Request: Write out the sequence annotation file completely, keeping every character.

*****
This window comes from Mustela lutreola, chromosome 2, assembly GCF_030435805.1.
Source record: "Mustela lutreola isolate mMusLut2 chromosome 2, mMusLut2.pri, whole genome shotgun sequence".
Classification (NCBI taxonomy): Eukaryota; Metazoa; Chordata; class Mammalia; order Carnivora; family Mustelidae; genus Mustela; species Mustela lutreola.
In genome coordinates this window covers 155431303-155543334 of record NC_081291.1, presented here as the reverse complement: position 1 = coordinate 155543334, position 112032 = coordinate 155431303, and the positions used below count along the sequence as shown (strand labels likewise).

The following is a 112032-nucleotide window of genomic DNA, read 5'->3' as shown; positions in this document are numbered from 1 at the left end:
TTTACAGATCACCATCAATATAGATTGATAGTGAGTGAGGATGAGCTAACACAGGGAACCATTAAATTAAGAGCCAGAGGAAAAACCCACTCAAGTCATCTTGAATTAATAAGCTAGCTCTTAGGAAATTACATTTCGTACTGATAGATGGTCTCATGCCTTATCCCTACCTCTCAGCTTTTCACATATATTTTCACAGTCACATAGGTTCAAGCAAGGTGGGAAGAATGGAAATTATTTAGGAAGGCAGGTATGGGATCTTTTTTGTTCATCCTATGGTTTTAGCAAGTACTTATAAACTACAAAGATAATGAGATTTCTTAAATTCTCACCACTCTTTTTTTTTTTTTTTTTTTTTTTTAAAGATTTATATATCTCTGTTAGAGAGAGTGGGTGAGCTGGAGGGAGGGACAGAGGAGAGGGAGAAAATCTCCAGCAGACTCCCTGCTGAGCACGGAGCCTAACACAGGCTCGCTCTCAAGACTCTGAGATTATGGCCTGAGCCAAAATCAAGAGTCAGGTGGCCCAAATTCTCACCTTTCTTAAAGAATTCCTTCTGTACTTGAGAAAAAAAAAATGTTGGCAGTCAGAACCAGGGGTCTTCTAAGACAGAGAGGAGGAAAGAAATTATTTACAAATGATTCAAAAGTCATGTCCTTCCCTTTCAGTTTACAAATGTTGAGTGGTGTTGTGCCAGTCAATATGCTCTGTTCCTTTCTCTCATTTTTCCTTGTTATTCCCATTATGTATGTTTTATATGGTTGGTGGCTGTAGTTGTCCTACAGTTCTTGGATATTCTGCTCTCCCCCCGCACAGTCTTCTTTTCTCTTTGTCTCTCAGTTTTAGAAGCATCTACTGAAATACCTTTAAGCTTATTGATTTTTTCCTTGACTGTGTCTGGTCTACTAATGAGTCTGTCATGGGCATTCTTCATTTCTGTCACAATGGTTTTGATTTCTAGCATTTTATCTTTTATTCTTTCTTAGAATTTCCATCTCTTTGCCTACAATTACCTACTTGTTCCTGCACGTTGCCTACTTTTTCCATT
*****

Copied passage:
This window comes from Mustela lutreola, chromosome 2, assembly GCF_030435805.1.
Source record: "Mustela lutreola isolate mMusLut2 chromosome 2, mMusLut2.pri, whole genome shotgun sequence".
Classification (NCBI taxonomy): Eukaryota; Metazoa; Chordata; class Mammalia; order Carnivora; family Mustelidae; genus Mustela; species Mustela lutreola.
In genome coordinates this window covers 155431303-155543334 of record NC_081291.1, presented here as the reverse complement: position 1 = coordinate 155543334, position 112032 = coordinate 155431303, and the positions used below count along the sequence as shown (strand labels likewise).

The following is a 112032-nucleotide window of genomic DNA, read 5'->3' as shown; positions in this document are numbered from 1 at the left end:
TTTACAGATCACCATCAATATAGATTGATAGTGAGTGAGGATGAGCTAACACAGGGAACCATTAAATTAAGAGCCAGAGGAAAAACCCACTCAAGTCATCTTGAATTAATAAGCTAGCTCTTAGGAAATTACATTTCGTACTGATAGATGGTCTCATGCCTTATCCCTACCTCTCAGCTTTTCACATATATTTTCACAGTCACATAGGTTCAAGCAAGGTGGGAAGAATGGAAATTATTTAGGAAGGCAGGTATGGGATCTTTTTTGTTCATCCTATGGTTTTAGCAAGTACTTATAAACTACAAAGATAATGAGATTTCTTAAATTCTCACCACTCTTTTTTTTTTTTTTTTTTTTTTTTAAAGATTTATATATCTCTGTTAGAGAGAGTGGGTGAGCTGGAGGGAGGGACAGAGGAGAGGGAGAAAATCTCCAGCAGACTCCCTGCTGAGCACGGAGCCTAACACAGGCTCGCTCTCAAGACTCTGAGATTATGGCCTGAGCCAAAATCAAGAGTCAGGTGGCCCAAATTCTCACCTTTCTTAAAGAATTCCTTCTGTACTTGAGAAAAAAAAAATGTTGGCAGTCAGAACCAGGGGTCTTCTAAGACAGAGAGGAGGAAAGAAATTATTTACAAATGATTCAAAAGTCATGTCCTTCCCTTTCAGTTTACAAATGTTGAGTGGTGTTGTGCCAGTCAATATGCTCTGTTCCTTTCTCTCATTTTTCCTTGTTATTCCCATTATGTATGTTTTATATGGTTGGTGGCTGTAGTTGTCCTACAGTTCTTGGATATTCTGCTCTCCCCCCGCACAGTCTTCTTTTCTCTTTGTCTCTCAGTTTTAGAAGCATCTACTGAAATACCTTTAAGCTTATTGATTTTTTCCTTGACTGTGTCTGGTCTACTAATGAGTCTGTCATGGGCATTCTTCATTTCTGTCACAATGGTTTTGATTTCTAGCATTTTATCTTTTATTCTTTCTTAGAATTTCCATCTCTTTGCCTACAATTACCTACTTGTTCCTGCACGTTGCCTACTTTTTCCATT